The man developed the disease after undergoing a liver transplant following chronic infection with hepatitis B. He continued to show signs of abnormal liver function, said Sridhar, with no obvious cause.
The report said that the victim was 56-year-old man in may last year, transplanted the liver.
The world's first human case of rat disease has been diagnosed in China.
Rodent problems have worsened in Hong Kong with experts saying they found signs of rat infestation near his home, and suspected he had consumed something that had been in touch with rat faeces.
Rat hepatitis E virus is very distantly related to human hepatitis E virus variants, the researchers say.
Sridhar said, "The patient is cured, as of this stage we can no longer detect the virus in any clinical specimen".
"We postulate that contamination of food by infected rat droppings in the food supply is possible", the researchers said.
Humans tend to be infected by ingesting infected faecal matter, such as drinking contaminated water or through contact with poor sanitation.
But, as of May 2018, there was not a US Centers for Disease Control and Prevention (CDC) approved hepatitis E vaccine.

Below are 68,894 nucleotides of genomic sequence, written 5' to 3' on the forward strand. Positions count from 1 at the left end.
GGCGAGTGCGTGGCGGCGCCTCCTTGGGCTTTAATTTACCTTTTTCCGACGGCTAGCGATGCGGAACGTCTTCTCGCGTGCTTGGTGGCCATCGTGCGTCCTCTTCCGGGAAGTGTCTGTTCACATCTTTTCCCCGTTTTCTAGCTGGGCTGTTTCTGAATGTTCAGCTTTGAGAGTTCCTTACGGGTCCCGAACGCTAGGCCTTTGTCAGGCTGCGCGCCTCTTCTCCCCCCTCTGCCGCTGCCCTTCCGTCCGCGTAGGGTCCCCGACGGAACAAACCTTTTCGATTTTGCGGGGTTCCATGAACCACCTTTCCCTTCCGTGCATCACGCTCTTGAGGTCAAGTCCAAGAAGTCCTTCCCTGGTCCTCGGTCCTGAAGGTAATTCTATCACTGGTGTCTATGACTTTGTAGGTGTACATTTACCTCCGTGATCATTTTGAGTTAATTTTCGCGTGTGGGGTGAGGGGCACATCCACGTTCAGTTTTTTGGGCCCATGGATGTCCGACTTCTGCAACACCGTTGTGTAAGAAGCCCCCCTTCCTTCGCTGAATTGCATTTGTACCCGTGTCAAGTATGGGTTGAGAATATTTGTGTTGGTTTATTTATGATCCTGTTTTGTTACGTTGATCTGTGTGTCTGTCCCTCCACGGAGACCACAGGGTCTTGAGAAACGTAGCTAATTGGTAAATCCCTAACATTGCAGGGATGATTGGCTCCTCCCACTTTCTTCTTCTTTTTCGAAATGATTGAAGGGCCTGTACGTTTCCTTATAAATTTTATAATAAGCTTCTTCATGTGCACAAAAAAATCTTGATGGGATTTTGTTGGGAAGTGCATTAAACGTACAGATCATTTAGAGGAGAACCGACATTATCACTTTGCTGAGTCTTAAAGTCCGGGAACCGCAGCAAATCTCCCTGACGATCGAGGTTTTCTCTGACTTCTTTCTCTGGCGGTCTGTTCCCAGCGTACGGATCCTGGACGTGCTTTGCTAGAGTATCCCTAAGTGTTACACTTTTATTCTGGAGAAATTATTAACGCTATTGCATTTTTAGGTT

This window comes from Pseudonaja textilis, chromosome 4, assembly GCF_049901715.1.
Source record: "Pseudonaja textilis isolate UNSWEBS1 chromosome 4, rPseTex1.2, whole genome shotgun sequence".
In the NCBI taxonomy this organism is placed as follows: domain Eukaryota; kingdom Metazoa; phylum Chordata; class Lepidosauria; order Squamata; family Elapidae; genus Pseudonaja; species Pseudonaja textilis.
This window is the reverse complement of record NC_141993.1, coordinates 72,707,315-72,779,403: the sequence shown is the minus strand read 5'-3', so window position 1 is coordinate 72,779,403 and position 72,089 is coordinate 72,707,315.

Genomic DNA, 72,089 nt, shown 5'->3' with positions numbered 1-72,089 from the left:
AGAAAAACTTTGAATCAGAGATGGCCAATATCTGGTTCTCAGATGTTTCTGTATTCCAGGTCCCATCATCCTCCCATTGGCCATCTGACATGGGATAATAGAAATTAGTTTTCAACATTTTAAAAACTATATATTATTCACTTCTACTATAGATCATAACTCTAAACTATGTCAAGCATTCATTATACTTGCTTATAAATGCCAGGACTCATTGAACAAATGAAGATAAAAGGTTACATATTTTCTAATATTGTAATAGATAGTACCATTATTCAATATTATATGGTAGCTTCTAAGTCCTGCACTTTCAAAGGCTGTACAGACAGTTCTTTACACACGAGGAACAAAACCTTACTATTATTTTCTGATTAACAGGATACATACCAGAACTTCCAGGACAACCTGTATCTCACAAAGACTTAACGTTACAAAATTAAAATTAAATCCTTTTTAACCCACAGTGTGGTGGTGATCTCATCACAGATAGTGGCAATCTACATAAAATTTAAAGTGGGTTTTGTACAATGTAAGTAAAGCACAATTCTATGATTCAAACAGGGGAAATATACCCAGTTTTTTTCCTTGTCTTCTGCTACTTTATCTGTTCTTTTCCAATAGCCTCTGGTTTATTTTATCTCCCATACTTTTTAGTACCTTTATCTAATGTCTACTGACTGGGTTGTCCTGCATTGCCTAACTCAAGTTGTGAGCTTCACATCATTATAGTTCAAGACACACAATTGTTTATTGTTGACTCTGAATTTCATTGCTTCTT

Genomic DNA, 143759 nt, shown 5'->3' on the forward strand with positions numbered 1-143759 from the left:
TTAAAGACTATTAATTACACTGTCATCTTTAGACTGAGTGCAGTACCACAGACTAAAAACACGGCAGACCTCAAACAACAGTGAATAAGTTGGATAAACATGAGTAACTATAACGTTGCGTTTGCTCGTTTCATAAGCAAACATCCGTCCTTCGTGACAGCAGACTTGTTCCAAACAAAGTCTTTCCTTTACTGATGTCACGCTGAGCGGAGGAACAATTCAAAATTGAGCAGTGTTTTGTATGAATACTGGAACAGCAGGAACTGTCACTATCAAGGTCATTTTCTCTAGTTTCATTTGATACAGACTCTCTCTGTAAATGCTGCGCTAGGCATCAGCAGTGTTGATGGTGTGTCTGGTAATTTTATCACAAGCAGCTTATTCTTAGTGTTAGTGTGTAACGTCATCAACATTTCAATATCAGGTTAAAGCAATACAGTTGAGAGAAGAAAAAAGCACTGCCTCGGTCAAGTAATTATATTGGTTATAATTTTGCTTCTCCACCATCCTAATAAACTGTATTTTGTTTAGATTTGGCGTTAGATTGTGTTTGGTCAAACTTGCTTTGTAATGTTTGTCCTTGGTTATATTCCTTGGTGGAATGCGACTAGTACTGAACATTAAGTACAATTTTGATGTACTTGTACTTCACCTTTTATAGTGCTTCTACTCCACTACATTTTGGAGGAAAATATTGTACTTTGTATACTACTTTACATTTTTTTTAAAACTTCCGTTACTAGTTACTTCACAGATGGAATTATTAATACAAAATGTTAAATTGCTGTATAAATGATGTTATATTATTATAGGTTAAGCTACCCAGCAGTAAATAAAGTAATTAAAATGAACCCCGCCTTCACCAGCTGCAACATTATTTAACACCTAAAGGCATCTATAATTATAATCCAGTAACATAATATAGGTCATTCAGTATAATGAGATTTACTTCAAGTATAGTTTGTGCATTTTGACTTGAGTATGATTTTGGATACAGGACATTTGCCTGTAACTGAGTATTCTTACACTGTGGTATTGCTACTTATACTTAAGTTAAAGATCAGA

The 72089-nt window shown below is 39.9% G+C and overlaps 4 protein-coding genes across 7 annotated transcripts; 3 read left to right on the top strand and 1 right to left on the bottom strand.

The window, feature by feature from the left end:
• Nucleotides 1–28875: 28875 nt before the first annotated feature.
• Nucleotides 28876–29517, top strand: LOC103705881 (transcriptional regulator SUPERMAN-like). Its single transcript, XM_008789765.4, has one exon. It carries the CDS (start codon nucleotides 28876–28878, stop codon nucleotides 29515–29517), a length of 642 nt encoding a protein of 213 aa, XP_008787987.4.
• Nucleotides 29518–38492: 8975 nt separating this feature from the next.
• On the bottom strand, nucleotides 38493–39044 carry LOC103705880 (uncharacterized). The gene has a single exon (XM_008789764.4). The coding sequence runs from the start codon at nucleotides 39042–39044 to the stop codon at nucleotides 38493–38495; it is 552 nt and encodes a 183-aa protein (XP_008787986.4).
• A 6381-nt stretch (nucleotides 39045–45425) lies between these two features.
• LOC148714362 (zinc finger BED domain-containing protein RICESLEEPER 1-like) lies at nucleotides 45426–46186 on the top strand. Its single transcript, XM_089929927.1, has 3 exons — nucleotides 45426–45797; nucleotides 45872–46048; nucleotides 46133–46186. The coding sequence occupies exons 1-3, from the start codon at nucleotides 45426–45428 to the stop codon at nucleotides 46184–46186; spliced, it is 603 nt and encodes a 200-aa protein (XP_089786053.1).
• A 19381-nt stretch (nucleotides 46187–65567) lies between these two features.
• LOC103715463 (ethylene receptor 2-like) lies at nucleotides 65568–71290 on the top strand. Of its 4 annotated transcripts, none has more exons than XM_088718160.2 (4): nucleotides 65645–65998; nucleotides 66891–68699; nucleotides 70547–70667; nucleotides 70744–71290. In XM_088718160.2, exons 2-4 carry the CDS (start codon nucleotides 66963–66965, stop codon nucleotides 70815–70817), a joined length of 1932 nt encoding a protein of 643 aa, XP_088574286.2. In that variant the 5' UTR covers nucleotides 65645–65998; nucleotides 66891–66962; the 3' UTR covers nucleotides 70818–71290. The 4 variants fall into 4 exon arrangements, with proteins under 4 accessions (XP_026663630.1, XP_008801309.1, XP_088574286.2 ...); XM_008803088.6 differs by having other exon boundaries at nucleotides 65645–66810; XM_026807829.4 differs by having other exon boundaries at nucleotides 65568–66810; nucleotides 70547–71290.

It can not be spread through sex or sharing needles like other forms of the virus, but has been caught from blood transfusions and organ transplants in the past.
Previous year researchers from Oxford University first demonstrated that hepatitis B virus is associated with an increased risk of Parkinson's disease.
Many people clearly have hepatitis, based on their symptoms, but they test negative on all the human strains known to exist, Adalja said.
The man is now recovering after being treated in hospital, the Morning Post added.
Symptoms of hepatitis E in humans include fever, fatigue, nausea and vomiting, jaundice, abdominal pain, joint pain and dark-colored urine.
A sustained period of hot and humid weather has caused rodent problems in Hong Kong to escalate, multiple sources reported. It is a liver disease that affects 20 million people globally each year, according to the World Health Organization.
Hepatitis E is a major health threat in developing countries in Africa and Asia and in the past has been contracted from eating undercooked pork and deer meat.